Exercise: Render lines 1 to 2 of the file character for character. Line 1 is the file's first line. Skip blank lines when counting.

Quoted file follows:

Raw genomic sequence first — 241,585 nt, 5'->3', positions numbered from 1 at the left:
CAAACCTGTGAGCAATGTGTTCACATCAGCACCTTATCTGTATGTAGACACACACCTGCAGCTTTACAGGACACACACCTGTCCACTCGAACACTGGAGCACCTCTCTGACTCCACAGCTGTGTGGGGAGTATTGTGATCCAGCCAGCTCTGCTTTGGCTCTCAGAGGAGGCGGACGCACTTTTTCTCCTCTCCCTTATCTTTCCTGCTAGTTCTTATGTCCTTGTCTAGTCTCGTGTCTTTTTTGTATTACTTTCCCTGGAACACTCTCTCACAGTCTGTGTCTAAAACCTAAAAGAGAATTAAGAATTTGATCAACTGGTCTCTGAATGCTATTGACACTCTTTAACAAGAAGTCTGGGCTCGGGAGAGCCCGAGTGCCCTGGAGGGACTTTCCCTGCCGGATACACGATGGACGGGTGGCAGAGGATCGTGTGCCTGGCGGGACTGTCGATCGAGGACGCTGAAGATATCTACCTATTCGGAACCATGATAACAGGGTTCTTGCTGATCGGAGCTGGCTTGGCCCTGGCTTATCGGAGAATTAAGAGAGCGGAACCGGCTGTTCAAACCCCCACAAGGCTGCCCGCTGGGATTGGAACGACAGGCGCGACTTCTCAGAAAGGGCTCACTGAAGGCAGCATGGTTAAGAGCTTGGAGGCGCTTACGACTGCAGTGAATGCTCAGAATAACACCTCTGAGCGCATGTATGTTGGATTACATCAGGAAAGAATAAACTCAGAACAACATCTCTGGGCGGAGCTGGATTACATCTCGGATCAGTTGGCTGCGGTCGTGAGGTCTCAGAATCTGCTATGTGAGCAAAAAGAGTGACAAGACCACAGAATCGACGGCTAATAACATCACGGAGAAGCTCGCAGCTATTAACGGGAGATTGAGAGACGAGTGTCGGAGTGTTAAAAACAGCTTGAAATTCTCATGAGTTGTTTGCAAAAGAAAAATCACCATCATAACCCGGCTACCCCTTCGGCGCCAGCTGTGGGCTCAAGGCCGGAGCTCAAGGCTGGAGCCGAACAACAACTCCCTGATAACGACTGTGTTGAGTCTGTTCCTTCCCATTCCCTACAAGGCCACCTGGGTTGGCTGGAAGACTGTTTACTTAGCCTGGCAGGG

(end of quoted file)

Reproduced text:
Raw genomic sequence first — 241,585 nt, 5'->3', positions numbered from 1 at the left:
CAAACCTGTGAGCAATGTGTTCACATCAGCACCTTATCTGTATGTAGACACACACCTGCAGCTTTACAGGACACACACCTGTCCACTCGAACACTGGAGCACCTCTCTGACTCCACAGCTGTGTGGGGAGTATTGTGATCCAGCCAGCTCTGCTTTGGCTCTCAGAGGAGGCGGACGCACTTTTTCTCCTCTCCCTTATCTTTCCTGCTAGTTCTTATGTCCTTGTCTAGTCTCGTGTCTTTTTTGTATTACTTTCCCTGGAACACTCTCTCACAGTCTGTGTCTAAAACCTAAAAGAGAATTAAGAATTTGATCAACTGGTCTCTGAATGCTATTGACACTCTTTAACAAGAAGTCTGGGCTCGGGAGAGCCCGAGTGCCCTGGAGGGACTTTCCCTGCCGGATACACGATGGACGGGTGGCAGAGGATCGTGTGCCTGGCGGGACTGTCGATCGAGGACGCTGAAGATATCTACCTATTCGGAACCATGATAACAGGGTTCTTGCTGATCGGAGCTGGCTTGGCCCTGGCTTATCGGAGAATTAAGAGAGCGGAACCGGCTGTTCAAACCCCCACAAGGCTGCCCGCTGGGATTGGAACGACAGGCGCGACTTCTCAGAAAGGGCTCACTGAAGGCAGCATGGTTAAGAGCTTGGAGGCGCTTACGACTGCAGTGAATGCTCAGAATAACACCTCTGAGCGCATGTATGTTGGATTACATCAGGAAAGAATAAACTCAGAACAACATCTCTGGGCGGAGCTGGATTACATCTCGGATCAGTTGGCTGCGGTCGTGAGGTCTCAGAATCTGCTATGTGAGCAAAAAGAGTGACAAGACCACAGAATCGACGGCTAATAACATCACGGAGAAGCTCGCAGCTATTAACGGGAGATTGAGAGACGAGTGTCGGAGTGTTAAAAACAGCTTGAAATTCTCATGAGTTGTTTGCAAAAGAAAAATCACCATCATAACCCGGCTACCCCTTCGGCGCCAGCTGTGGGCTCAAGGCCGGAGCTCAAGGCTGGAGCCGAACAACAACTCCCTGATAACGACTGTGTTGAGTCTGTTCCTTCCCATTCCCTACAAGGCCACCTGGGTTGGCTGGAAGACTGTTTACTTAGCCTGGCAGGG